Education also helps to create awareness of smaller, healthier and better educated families. Women are naturally the child's first protector and guardian, and it is through their love, care and nurturing that their children are able to remain strong, healthy and well protected. Education empowers women to know ways in which they can take care of their families through proper hygiene, healthy living, and proper diet. All of this begins when a lady is in her pregnancy period and she learns how to take care of herself through healthy eating and proper exercise (Lewis & Lockheed, 2004). Education also teaches women how to feed their babies at different ages until they reach maturity. Moreover, women are taught on ways to treat small injuries their babies may encounter in their plays, immunizations, and ways of interacting with their babies to offer them comfort. Perhaps one of the most important parts is how education teaches women about family planning and encourages them from neglecting traditional methods of unplanned and uncontrolled pregnancies that threaten the population pressure and economic stability of a country (Lewis & Lockheed, 2004).

Poverty has played major roles in discrimination and degradation of women in the society. In the remote areas of the world far from civilization and technology, certain practices that are "inhumane" to women are still practiced. Female genital mutilation (FGM) is however practiced in certain societies of the world. Not only is this action painful and degrading, it is also harmful and life-threatening to women. Due to poverty, women in these places lack education and knowledge on the dangers of FGM and how it may affect them during giving birth. In some places, women (especially young girls who are subjected to it) lack the mechanisms to report what is happening to them to the relevant authorities. In some other poverty stricken areas, women are denied education and are subjected to early marriages at a very tender age.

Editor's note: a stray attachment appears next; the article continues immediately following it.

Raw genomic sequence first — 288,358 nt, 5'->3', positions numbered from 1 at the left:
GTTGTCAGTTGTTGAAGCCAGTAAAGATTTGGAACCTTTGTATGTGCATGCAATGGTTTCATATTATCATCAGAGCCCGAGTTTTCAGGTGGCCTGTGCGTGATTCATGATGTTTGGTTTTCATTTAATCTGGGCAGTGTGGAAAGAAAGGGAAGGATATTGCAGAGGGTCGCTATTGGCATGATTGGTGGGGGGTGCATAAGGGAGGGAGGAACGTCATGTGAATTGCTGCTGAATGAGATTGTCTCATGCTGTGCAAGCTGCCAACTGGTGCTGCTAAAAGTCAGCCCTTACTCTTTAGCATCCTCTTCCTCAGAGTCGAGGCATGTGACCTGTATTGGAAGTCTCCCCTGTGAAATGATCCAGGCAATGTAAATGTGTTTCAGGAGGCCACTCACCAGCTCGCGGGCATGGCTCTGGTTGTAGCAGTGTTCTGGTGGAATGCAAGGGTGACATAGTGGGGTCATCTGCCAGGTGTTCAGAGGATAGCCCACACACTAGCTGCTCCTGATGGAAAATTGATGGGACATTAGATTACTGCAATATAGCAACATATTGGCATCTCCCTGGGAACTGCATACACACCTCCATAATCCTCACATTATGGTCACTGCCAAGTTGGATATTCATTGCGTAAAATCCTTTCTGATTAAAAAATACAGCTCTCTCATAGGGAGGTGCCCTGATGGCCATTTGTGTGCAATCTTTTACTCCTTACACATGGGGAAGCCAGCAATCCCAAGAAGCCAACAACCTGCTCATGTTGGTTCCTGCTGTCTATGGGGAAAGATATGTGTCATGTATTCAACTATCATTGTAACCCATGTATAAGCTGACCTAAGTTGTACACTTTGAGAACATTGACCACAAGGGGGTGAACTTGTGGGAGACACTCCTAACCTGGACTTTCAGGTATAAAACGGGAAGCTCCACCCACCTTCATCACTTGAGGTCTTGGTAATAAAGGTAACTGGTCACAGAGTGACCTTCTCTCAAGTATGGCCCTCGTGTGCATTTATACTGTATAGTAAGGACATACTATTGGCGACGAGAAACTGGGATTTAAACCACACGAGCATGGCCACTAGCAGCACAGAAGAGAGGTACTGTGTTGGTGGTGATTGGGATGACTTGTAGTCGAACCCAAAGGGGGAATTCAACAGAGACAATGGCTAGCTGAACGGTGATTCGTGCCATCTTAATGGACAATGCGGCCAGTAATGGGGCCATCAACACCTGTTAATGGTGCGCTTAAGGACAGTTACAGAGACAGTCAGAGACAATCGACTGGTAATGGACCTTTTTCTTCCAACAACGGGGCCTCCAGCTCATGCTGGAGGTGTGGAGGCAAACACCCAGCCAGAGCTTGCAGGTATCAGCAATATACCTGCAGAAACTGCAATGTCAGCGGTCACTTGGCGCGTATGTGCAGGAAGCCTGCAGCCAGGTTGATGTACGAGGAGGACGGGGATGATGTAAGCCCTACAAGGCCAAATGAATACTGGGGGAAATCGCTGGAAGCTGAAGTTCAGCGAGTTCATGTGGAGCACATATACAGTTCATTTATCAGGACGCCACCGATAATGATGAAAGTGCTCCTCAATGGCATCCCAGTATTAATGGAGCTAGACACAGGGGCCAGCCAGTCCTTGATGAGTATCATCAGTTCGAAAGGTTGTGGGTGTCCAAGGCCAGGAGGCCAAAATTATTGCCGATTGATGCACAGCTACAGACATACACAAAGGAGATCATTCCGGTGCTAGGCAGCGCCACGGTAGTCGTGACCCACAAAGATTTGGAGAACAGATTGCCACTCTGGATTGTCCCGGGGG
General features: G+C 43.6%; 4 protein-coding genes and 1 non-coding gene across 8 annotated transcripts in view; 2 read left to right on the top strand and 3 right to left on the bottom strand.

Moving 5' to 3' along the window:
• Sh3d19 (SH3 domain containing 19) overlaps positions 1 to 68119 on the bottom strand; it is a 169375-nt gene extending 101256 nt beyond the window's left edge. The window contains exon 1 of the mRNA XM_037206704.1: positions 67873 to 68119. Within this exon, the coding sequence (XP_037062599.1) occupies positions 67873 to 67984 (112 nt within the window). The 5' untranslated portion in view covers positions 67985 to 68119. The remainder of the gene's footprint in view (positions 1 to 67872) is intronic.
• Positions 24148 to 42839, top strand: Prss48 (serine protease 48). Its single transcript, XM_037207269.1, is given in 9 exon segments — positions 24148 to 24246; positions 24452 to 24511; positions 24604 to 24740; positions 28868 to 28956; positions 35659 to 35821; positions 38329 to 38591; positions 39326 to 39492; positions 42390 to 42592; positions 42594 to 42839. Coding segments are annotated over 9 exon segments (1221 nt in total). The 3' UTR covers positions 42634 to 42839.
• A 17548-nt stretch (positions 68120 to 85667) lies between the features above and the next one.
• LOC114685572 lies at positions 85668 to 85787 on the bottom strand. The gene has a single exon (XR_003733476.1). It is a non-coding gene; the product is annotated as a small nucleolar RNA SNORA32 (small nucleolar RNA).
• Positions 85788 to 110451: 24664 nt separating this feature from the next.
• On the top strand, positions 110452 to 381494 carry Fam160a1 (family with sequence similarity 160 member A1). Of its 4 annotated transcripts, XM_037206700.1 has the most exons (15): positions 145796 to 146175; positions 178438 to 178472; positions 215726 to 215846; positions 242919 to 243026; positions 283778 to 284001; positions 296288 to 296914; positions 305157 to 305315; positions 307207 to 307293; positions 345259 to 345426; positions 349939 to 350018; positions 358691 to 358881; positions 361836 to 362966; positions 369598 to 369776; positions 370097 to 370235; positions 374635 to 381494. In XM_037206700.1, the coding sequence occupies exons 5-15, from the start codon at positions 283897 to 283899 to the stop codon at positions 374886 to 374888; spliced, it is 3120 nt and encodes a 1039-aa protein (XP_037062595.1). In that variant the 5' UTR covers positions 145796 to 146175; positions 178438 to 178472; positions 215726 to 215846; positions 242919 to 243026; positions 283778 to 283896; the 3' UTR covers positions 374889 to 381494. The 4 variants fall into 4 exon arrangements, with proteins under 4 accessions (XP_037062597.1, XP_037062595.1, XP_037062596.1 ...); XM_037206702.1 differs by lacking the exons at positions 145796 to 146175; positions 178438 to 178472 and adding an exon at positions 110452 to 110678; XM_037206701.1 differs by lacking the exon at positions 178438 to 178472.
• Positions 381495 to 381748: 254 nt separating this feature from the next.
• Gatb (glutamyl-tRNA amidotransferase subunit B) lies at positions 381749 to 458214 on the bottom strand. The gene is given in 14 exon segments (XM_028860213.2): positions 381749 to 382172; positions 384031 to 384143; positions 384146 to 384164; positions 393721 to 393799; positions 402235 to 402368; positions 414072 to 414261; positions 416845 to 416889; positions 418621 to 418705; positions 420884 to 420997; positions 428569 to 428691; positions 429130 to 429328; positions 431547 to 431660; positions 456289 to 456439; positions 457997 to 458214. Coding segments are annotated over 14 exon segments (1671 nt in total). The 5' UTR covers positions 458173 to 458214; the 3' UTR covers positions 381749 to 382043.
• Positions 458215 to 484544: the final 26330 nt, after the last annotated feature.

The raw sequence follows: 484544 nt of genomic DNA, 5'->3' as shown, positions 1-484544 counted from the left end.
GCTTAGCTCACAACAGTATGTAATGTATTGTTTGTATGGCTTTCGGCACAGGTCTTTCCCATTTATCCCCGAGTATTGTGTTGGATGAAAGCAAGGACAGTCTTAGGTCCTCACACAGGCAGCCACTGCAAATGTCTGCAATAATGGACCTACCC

In conclusion, it is important to realize the ways in which education empowers the society by empowering women. Women are said to be the backbone of the society, and it is through educating and empowering them that we are protecting the future generations as well. A healthy society where women are empowered politically, socially, economically, and spiritually is a society that is bound to prosper and survive healthily for a long period of time. It is high time that the society acknowledges that women are more than household items meant for cooking, cleaning, taking care of children and doing other household chores, but are not part of the greater society and their input is as important as that of men. Furthermore, nations should give opportunities to women to be their leaders and presidents, and they should stop stereotyping such positions to be for men only.


Herz, B., & Sperling, G. (2004). What Works in Girls' Education. (Council on Foreign Relations, 2004) Retrieved from http://www.cfr.org/education/works-girls-education/p6947, Ch. 2, pp. 21-40.

Lewis, M., & Lockheed, M. (2004). Inexcusable Absence: Why 60 Million Girls Still Aren't In School and What to do Retrieved from http://www.cgdev.org//publication/9781933286143-inexcusable-absence-why-60-